Extremely powerful ARM microcontrollers have been around for ages now, but only recently have they been available for just a few dollars with a good enough toolchain for some serious development work. [Jose] wanted to develop something awesome with an ARM chip he had lying around, so he built a PDA (Spanish, translation) that can be used as a game console, an oscilloscope, a clock, or a wristwatch. Basically, it’s a portable homebrew computer that can do just about anything.
The hardware is built around an ARM Cortex M4 chip clocked at 170MHz. Included on the PCB is an SD card slot, a JTAG interface, a USB port (only used for charging the battery at this point), and a touch screen LCD controller.
After designing the PCB and enclosure, [Jose] looked around the Internet for a decent GUI library without much success. He eventually found Gwen, a lightweight library for programming GUIs that is easily ported to [Jose]’s hardware.
So far, [Jose] has a few GUI demos up and running on his homebrew PDA, but nothing very useful yet. Still, the fact that [Jose] can get a full-featured ARM tablet-like piece of hardware off the ground without a team of developers brings a smile to our face. We can’t wait to see the state of homebrew ARM devices in a few years when everyone has the requisite hardware and software knowledge.
In the US, summer is marked by two holidays. In late May, Memorial day traditionally marks the the beginning of summer, the opening of public pools, and the day shopping malls are invaded by scores of petulant teenagers. In early September, Labor day marks the traditional end of summer, a great weekend to fire up the grill, and finally – finally – an end to the neighborhood kids screaming their heads off outside. Being Labor day weekend, we were very happy to see two builds show up in the tip jar concerning the one object that defines summer: water guns.
Homemade Super Soaker
[Michael] had the genius idea of building a water gun out of a diaphragm expansion tank (German, here’s the terrible translation). These tanks – usually connected to a house’s hot water line near the hot water heater – allow for the expansion of hot water and protects pipes from excessive pressure. It does this with a rubber membrane separating the inside the tank into two halves. Half the tank is filled with water while the other half is filled with compressed air from a bicycle pump.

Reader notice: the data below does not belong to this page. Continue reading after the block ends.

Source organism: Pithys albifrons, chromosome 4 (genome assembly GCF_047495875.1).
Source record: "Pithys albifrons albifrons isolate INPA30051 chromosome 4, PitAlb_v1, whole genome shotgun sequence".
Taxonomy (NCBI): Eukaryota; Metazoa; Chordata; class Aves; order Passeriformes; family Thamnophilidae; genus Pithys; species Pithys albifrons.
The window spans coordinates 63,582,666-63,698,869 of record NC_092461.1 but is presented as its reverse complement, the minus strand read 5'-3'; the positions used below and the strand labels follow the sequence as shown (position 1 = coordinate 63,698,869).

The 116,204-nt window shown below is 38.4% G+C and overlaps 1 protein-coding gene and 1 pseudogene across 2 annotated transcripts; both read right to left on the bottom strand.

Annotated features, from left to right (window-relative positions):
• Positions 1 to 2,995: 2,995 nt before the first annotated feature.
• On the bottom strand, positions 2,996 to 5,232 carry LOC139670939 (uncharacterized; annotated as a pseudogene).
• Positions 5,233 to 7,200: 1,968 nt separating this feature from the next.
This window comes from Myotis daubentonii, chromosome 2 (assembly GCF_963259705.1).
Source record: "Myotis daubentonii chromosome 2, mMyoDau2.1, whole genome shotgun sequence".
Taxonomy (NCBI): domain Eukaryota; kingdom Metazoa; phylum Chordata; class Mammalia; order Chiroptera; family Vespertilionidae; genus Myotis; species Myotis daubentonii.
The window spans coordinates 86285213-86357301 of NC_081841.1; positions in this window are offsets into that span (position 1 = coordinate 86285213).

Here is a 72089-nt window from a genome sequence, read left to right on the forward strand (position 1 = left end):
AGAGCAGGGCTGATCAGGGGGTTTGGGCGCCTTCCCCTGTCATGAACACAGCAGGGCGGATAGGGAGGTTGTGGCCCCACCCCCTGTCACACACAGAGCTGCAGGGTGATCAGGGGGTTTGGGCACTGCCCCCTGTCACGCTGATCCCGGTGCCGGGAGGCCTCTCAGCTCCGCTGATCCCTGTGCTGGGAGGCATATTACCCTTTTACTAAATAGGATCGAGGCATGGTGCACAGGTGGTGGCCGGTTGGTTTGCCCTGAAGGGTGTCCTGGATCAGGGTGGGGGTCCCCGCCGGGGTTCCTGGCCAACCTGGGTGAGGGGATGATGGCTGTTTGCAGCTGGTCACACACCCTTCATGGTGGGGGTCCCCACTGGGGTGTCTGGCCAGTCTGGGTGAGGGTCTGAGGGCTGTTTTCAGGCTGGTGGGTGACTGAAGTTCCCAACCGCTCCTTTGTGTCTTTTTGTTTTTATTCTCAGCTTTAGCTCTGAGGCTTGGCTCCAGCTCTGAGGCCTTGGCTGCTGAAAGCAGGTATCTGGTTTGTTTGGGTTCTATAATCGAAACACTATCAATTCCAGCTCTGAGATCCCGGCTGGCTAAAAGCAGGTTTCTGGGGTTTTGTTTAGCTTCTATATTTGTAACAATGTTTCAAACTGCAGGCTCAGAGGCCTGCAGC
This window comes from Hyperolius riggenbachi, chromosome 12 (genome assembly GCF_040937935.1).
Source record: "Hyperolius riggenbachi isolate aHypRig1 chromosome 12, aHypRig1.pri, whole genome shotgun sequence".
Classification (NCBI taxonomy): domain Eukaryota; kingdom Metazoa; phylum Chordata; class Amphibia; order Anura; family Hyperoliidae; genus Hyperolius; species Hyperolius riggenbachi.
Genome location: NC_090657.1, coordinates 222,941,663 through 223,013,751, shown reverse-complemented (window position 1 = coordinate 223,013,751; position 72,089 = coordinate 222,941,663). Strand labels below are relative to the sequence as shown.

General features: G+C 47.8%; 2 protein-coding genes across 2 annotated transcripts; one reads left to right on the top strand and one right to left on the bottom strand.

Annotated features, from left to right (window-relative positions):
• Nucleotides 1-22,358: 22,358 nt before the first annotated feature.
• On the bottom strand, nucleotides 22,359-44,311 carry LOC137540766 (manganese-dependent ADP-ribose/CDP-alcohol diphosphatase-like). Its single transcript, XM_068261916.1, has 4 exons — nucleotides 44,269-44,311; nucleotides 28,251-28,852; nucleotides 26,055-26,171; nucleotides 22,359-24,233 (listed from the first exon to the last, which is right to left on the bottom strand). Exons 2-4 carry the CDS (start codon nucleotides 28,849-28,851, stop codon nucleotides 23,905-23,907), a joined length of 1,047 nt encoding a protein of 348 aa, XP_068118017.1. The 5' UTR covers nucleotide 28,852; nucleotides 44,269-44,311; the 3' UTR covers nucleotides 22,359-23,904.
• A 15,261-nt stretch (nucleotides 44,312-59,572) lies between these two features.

[Michael] connected a hose and made a nice gun out of aluminum pipe to build the ‘gun’ part of his build. With 9 bar of pressure in the expansion tank, [Michael] can shoot a stream of water 20 meters.
Water gun turret with a laser sight
This build comes from [Valentin]. He picked up a automobile water pump for just a few Euros, and attached it to a 1 liter bottle filled with water. A pan/tilt turret was constructed out of CNC milled aluminum and a pair of servos.
After [Valentin] got the water-shooting turret part of the build out of the way, he installed a 2.4 GHz wireless camera on the pan/tilt mount and taped a receiver to the back of his remote control.
The addition of a small LCD screen displaying the turret’s point of view makes for a very cool build, perfect for pestering those annoying neighborhood kids.
Video of [Valentin]’s build after the break.
Continue reading “Labor day weekend water gun spectacular”
C’mon, you know you’re not really going to do much today. You might as well spend that time learning some skills instead of watching funny cats. The Cornell ECE lectures on microcontrollers (ECE 4760 and ECE5760), taught by [Bruce Land], are available online for free.
Not only do you get to enjoy these two courses, but there are videos available showing off several different categories of student projects as well.
Continue reading “Lazy Labor day educational time. Watch Cornell’s microcontroller courses.”
Even though the Raspberry Pi has, from the very beginning, been touted as an educational computer, we’ve seen neither hide nor hare of coursework, lesson plans, or even computer sciencey tutorials using the Raspi. We’re guessing academia works at a much slower pace than the average hardware hacker, but [Alex Chadwick] at Cambridge University has managed to put together an online tutorial on developing an operating system from scratch for the Raspi.
The goal of this tutorial is to throw a budding Raspi tinkerer into the strange and confusing world of registers, hexadecimal, and ARMv6 assembly. After going through the necessary toolchain, [Alex]’s tutorials cover blinking the ‘OK’ LED on the Raspberry Pi using only assembly.
The OS development guide goes on from there to include drawing graphics on the screen and even accepting input from a USB keyboard.
It’s important to point out what [Alex]’s tutorial isn’t; even though this series of tutorials goes through manipulating the bare metal of the Raspberry Pi, don’t expect to be porting UNIX to the Raspi after going through these guides. That being said, after completing these tutorials, you’ll be in a fabulous position for building your own homebrew OS on the Raspberry Pi.